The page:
The Torah teaches us about a certain type of Jew. A Jew who desires to rise to a greater level of holiness and so he refrains from some of the indulgences of the average man. This is the Nazir.
While the term Nazir is used to refer to his abstinence from wine [see Bamidbar 6:3] strictly speaking, the title is derived from the word for a crown ("Nezer").
An interesting attribute of a crown is that it is seen by all as a sign of majesty. But it is not seen at all by the wearer. All who see the crown marvel at it's beauty. Only the one wearing it feels it's weight.
This is the point of the Nazir. His avodas Hashem is extremely public. He must avoid any product that came in contact with wine and he may not attend any funerals ( even his own parents !) He may not shave or take a haircut and so he is certainly visible to all as someone who is taking extreme pains to promote his holiness.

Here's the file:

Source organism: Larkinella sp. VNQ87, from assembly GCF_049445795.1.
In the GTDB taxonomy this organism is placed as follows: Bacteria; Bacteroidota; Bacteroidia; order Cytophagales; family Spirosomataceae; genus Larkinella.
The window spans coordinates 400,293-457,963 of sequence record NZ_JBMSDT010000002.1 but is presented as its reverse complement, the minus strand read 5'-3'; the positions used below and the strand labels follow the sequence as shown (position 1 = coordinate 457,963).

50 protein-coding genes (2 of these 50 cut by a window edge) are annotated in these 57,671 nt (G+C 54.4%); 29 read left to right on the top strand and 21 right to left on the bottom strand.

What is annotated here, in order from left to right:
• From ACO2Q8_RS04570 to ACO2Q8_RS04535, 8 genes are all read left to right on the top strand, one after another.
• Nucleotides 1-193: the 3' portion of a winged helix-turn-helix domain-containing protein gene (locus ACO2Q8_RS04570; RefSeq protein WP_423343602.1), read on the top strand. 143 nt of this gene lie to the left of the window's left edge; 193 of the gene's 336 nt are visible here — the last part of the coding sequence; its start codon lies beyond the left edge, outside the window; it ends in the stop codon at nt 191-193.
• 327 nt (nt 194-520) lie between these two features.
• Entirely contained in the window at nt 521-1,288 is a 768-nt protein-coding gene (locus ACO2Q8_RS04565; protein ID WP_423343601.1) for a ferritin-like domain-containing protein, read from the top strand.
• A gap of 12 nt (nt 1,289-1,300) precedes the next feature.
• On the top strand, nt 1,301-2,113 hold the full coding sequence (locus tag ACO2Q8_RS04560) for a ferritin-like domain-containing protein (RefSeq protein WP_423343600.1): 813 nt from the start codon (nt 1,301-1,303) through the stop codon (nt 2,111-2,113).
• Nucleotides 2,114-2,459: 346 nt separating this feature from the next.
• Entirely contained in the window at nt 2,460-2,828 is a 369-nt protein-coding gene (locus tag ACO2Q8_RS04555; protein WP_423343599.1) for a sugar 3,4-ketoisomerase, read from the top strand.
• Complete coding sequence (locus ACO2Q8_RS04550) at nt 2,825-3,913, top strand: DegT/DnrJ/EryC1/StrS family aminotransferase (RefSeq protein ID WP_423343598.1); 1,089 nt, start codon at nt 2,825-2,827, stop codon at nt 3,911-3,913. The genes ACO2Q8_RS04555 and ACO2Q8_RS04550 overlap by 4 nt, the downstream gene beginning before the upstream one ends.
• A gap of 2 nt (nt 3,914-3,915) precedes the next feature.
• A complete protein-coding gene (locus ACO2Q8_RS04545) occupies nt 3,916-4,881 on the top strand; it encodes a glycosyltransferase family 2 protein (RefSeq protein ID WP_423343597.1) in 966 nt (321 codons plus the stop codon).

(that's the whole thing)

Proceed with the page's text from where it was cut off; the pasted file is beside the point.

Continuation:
This type of divine service carries with it a danger. The danger of the crown. It is the weight of the crown that keeps the wearer from losing his head. A certain sense of grounding and stability are necessary to embody what the crown represents. The same is true of the Nazir.
A nazir must not enter into his Nazirite contract with a flippant heart or a desire for public displays of piousness. This is why Hashem reminds him of this by referring to his status as a "crowned one".
And what of us ? We no longer accept upon ourselves the nazirite contract. But the message of the contract is still imminently applicable. Yes, our actions are visible to the outside world and our pious practices do shine. But we must feel their weight and responsibility in order to shoulder them properly.
So, for whom does the crown shine ? It shines for thee.Hatzlacha !!